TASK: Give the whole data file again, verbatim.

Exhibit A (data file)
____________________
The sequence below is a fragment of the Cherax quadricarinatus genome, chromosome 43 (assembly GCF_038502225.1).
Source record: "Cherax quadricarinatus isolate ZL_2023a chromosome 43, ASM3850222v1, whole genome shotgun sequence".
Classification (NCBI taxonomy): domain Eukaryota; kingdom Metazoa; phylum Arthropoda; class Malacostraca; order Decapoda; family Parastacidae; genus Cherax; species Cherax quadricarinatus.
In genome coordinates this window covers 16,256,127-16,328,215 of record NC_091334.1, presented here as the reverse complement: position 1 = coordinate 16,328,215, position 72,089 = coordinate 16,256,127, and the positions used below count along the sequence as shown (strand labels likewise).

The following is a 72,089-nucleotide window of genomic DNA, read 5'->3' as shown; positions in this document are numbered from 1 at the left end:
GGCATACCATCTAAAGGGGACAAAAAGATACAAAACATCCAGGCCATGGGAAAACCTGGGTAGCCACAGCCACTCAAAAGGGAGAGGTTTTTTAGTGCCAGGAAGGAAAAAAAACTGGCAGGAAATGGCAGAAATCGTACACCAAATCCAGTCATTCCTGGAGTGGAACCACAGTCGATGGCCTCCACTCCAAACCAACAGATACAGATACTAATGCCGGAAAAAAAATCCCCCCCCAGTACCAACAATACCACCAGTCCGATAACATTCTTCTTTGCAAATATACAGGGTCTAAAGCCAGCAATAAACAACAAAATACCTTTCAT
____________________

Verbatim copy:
The sequence below is a fragment of the Cherax quadricarinatus genome, chromosome 43 (assembly GCF_038502225.1).
Source record: "Cherax quadricarinatus isolate ZL_2023a chromosome 43, ASM3850222v1, whole genome shotgun sequence".
Classification (NCBI taxonomy): domain Eukaryota; kingdom Metazoa; phylum Arthropoda; class Malacostraca; order Decapoda; family Parastacidae; genus Cherax; species Cherax quadricarinatus.
In genome coordinates this window covers 16,256,127-16,328,215 of record NC_091334.1, presented here as the reverse complement: position 1 = coordinate 16,328,215, position 72,089 = coordinate 16,256,127, and the positions used below count along the sequence as shown (strand labels likewise).

The following is a 72,089-nucleotide window of genomic DNA, read 5'->3' as shown; positions in this document are numbered from 1 at the left end:
GGCATACCATCTAAAGGGGACAAAAAGATACAAAACATCCAGGCCATGGGAAAACCTGGGTAGCCACAGCCACTCAAAAGGGAGAGGTTTTTTAGTGCCAGGAAGGAAAAAAAACTGGCAGGAAATGGCAGAAATCGTACACCAAATCCAGTCATTCCTGGAGTGGAACCACAGTCGATGGCCTCCACTCCAAACCAACAGATACAGATACTAATGCCGGAAAAAAAATCCCCCCCCAGTACCAACAATACCACCAGTCCGATAACATTCTTCTTTGCAAATATACAGGGTCTAAAGCCAGCAATAAACAACAAAATACCTTTCAT